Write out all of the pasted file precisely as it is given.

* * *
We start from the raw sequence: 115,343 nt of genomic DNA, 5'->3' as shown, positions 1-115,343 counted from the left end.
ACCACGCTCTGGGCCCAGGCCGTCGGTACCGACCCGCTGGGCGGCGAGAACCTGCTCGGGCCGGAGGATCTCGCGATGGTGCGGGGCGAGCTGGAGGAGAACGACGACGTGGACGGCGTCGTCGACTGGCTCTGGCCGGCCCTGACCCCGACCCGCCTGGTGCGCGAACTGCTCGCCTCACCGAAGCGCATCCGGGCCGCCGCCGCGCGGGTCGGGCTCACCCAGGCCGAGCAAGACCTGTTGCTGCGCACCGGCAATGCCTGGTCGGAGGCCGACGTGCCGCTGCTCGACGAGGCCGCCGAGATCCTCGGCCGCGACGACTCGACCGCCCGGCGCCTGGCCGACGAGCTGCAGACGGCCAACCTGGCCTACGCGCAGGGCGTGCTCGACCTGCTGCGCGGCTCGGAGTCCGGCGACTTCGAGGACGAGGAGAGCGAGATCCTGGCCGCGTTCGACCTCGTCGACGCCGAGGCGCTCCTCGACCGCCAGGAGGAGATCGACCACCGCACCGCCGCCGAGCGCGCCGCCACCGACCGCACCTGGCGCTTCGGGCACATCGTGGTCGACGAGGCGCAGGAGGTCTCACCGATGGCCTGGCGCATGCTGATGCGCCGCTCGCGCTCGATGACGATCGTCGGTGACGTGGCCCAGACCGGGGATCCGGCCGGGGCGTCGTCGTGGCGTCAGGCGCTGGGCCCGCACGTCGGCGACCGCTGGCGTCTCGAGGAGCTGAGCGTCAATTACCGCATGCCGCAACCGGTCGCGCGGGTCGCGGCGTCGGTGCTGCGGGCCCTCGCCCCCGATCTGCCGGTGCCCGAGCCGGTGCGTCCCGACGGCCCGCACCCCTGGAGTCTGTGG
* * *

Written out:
We start from the raw sequence: 115,343 nt of genomic DNA, 5'->3' as shown, positions 1-115,343 counted from the left end.
ACCACGCTCTGGGCCCAGGCCGTCGGTACCGACCCGCTGGGCGGCGAGAACCTGCTCGGGCCGGAGGATCTCGCGATGGTGCGGGGCGAGCTGGAGGAGAACGACGACGTGGACGGCGTCGTCGACTGGCTCTGGCCGGCCCTGACCCCGACCCGCCTGGTGCGCGAACTGCTCGCCTCACCGAAGCGCATCCGGGCCGCCGCCGCGCGGGTCGGGCTCACCCAGGCCGAGCAAGACCTGTTGCTGCGCACCGGCAATGCCTGGTCGGAGGCCGACGTGCCGCTGCTCGACGAGGCCGCCGAGATCCTCGGCCGCGACGACTCGACCGCCCGGCGCCTGGCCGACGAGCTGCAGACGGCCAACCTGGCCTACGCGCAGGGCGTGCTCGACCTGCTGCGCGGCTCGGAGTCCGGCGACTTCGAGGACGAGGAGAGCGAGATCCTGGCCGCGTTCGACCTCGTCGACGCCGAGGCGCTCCTCGACCGCCAGGAGGAGATCGACCACCGCACCGCCGCCGAGCGCGCCGCCACCGACCGCACCTGGCGCTTCGGGCACATCGTGGTCGACGAGGCGCAGGAGGTCTCACCGATGGCCTGGCGCATGCTGATGCGCCGCTCGCGCTCGATGACGATCGTCGGTGACGTGGCCCAGACCGGGGATCCGGCCGGGGCGTCGTCGTGGCGTCAGGCGCTGGGCCCGCACGTCGGCGACCGCTGGCGTCTCGAGGAGCTGAGCGTCAATTACCGCATGCCGCAACCGGTCGCGCGGGTCGCGGCGTCGGTGCTGCGGGCCCTCGCCCCCGATCTGCCGGTGCCCGAGCCGGTGCGTCCCGACGGCCCGCACCCCTGGAGTCTGTGG